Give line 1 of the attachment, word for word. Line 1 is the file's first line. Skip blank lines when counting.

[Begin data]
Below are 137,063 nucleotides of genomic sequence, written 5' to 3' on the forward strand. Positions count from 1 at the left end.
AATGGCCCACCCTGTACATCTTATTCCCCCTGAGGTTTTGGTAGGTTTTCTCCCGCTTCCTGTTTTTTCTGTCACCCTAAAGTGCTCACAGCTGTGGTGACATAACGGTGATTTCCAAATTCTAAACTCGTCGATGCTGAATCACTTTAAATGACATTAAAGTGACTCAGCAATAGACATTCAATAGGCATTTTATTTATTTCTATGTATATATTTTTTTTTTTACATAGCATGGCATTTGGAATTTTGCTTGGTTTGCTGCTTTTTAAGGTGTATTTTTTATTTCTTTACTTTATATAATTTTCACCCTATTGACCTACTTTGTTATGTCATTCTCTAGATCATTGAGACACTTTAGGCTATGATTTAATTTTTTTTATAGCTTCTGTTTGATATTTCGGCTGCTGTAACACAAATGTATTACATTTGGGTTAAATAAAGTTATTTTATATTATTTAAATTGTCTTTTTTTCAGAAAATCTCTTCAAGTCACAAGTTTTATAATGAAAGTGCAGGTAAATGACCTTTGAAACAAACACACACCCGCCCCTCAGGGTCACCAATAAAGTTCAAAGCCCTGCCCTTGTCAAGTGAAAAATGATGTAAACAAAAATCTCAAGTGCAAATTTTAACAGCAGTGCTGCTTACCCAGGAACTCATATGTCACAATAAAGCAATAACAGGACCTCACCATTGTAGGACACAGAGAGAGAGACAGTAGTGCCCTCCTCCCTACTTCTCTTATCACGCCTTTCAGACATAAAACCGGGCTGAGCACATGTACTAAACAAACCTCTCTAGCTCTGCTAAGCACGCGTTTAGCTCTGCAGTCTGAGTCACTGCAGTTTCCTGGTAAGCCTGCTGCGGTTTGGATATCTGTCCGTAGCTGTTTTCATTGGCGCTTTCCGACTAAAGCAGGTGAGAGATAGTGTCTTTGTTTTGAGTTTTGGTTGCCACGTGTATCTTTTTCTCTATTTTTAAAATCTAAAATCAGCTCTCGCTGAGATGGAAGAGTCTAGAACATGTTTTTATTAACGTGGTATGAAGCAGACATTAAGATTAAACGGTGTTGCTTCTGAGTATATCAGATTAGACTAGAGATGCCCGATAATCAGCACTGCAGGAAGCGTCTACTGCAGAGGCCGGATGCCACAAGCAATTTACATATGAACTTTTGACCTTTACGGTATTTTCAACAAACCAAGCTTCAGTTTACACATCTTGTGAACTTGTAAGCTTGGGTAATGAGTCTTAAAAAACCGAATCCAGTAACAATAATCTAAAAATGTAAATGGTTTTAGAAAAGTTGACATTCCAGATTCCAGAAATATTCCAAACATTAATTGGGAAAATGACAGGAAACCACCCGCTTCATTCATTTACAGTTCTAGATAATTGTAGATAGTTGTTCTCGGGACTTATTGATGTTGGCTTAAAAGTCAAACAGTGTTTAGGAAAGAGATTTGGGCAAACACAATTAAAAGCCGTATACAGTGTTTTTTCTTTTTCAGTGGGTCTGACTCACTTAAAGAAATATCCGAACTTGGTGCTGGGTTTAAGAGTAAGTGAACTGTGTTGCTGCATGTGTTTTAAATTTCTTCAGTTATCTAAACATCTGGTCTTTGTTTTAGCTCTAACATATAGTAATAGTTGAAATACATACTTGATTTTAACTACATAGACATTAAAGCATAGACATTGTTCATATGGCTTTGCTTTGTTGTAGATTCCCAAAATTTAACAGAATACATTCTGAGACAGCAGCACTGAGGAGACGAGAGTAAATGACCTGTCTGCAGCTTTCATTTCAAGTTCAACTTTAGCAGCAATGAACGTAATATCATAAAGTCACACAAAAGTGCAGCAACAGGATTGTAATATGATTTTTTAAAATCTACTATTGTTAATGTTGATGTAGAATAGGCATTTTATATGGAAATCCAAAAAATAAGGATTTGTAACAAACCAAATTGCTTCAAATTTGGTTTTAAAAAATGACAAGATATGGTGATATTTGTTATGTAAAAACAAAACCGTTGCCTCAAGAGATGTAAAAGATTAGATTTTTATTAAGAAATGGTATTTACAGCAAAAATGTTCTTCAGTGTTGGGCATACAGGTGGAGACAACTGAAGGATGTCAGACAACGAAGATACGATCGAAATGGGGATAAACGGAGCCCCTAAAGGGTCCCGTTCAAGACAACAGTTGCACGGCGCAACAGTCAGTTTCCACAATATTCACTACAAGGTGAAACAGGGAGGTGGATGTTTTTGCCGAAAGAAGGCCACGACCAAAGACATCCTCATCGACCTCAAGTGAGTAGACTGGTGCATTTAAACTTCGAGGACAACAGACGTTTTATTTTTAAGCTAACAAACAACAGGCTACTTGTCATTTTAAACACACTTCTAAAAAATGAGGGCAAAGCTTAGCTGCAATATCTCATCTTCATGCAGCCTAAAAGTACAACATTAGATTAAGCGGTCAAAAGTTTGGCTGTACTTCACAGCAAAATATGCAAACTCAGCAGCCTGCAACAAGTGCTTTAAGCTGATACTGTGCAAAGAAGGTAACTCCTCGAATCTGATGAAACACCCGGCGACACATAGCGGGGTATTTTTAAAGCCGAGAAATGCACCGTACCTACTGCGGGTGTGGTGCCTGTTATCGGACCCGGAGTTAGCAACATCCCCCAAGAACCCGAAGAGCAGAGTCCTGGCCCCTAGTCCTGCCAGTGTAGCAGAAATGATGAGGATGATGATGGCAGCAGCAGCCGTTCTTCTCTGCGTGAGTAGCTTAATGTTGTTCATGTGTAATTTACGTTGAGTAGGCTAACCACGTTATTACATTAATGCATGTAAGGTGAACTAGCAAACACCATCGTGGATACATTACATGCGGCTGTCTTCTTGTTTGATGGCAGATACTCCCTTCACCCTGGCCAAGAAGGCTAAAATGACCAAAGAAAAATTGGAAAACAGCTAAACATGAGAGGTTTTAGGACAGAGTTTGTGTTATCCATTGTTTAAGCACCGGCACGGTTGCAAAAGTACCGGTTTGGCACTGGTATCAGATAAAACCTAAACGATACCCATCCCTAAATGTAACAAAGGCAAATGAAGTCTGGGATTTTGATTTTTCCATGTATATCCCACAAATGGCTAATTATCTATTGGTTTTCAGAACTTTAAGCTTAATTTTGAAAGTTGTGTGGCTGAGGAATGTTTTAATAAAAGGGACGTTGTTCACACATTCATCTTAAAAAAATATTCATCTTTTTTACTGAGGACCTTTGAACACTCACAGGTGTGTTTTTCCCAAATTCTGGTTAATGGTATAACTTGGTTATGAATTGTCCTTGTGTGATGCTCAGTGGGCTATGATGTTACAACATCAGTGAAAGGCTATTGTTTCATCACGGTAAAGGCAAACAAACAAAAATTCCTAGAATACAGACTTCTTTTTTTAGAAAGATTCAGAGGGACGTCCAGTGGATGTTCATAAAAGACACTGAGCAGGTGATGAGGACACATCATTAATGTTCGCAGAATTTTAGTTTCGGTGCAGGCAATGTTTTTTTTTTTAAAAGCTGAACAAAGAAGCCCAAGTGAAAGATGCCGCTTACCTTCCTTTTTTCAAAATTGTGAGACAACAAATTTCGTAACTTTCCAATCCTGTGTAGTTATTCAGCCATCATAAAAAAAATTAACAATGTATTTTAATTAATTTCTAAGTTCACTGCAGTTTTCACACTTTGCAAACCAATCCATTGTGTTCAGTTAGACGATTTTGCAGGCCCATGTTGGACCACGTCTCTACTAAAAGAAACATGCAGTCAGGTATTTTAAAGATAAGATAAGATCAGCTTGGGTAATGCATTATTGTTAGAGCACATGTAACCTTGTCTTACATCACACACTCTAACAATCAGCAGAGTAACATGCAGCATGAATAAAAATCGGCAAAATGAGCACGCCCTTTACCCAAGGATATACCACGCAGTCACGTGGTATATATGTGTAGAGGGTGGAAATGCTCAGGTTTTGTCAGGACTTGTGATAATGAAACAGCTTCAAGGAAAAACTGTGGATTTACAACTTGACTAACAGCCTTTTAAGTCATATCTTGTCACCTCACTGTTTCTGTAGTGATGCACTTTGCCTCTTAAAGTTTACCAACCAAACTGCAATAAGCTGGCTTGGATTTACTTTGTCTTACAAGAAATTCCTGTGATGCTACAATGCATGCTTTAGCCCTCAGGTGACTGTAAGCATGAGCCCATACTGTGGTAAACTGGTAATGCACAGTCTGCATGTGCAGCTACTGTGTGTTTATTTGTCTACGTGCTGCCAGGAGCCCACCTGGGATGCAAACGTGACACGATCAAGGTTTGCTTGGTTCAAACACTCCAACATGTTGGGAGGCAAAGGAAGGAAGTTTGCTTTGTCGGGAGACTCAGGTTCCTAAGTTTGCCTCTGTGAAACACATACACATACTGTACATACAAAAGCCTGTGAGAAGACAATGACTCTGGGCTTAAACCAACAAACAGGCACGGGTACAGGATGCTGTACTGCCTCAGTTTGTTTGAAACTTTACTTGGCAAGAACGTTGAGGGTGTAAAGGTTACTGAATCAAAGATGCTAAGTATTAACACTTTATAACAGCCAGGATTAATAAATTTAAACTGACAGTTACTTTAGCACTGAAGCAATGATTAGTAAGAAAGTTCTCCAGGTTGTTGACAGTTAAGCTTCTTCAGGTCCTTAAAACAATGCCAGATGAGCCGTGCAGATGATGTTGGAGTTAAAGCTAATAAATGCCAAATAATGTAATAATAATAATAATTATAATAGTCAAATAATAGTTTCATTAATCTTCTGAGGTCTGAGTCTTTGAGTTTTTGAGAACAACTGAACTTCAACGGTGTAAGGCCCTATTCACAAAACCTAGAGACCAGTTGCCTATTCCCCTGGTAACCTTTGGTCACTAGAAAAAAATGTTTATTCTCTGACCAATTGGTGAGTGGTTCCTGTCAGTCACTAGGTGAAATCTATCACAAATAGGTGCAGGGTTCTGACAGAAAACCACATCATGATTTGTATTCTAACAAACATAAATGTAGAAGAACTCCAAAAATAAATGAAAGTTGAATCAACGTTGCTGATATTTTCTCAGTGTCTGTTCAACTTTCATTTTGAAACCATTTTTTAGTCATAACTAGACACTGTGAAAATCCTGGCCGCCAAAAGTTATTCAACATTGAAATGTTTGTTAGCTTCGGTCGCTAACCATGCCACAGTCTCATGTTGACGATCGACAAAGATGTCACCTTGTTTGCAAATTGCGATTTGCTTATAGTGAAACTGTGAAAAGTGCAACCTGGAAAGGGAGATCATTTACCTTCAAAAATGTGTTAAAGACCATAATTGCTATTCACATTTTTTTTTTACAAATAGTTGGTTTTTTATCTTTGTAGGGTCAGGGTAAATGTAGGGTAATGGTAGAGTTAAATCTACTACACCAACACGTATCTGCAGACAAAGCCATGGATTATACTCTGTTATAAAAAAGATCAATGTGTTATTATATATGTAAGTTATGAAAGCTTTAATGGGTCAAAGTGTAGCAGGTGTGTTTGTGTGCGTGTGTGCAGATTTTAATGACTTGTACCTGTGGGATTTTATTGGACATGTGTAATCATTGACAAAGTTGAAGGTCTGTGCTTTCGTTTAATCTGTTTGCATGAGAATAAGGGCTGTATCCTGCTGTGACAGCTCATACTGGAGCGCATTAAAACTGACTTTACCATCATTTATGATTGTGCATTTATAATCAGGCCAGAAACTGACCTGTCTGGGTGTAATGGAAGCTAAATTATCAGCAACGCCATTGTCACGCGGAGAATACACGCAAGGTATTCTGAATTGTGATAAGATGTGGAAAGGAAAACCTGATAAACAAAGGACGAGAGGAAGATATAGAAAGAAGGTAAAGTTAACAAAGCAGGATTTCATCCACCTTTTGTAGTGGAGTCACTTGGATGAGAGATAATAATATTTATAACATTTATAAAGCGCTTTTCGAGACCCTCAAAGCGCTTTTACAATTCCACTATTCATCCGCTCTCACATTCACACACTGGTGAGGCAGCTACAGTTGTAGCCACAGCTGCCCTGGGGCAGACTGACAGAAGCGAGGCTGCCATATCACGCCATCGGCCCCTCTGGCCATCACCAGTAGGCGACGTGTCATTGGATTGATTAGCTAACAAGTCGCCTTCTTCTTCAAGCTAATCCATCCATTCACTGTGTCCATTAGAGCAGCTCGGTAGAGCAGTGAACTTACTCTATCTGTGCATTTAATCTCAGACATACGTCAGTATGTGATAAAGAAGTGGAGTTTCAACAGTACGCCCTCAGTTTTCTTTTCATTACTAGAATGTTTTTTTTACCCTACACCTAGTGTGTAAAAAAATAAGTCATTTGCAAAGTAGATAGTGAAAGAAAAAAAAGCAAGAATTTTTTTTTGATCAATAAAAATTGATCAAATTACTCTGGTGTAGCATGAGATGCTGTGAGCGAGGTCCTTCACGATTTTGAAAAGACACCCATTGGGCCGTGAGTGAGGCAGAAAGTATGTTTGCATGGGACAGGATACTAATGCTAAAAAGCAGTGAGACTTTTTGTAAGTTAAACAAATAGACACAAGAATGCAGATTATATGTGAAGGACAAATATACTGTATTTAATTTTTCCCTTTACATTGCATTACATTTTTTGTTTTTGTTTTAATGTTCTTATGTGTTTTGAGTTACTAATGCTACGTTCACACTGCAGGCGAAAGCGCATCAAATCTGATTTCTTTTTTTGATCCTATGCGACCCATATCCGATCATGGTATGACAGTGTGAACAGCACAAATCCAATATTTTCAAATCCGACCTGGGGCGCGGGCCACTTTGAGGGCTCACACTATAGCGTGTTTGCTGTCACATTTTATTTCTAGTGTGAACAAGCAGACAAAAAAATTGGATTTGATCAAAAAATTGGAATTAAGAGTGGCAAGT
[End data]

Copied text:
Below are 137,063 nucleotides of genomic sequence, written 5' to 3' on the forward strand. Positions count from 1 at the left end.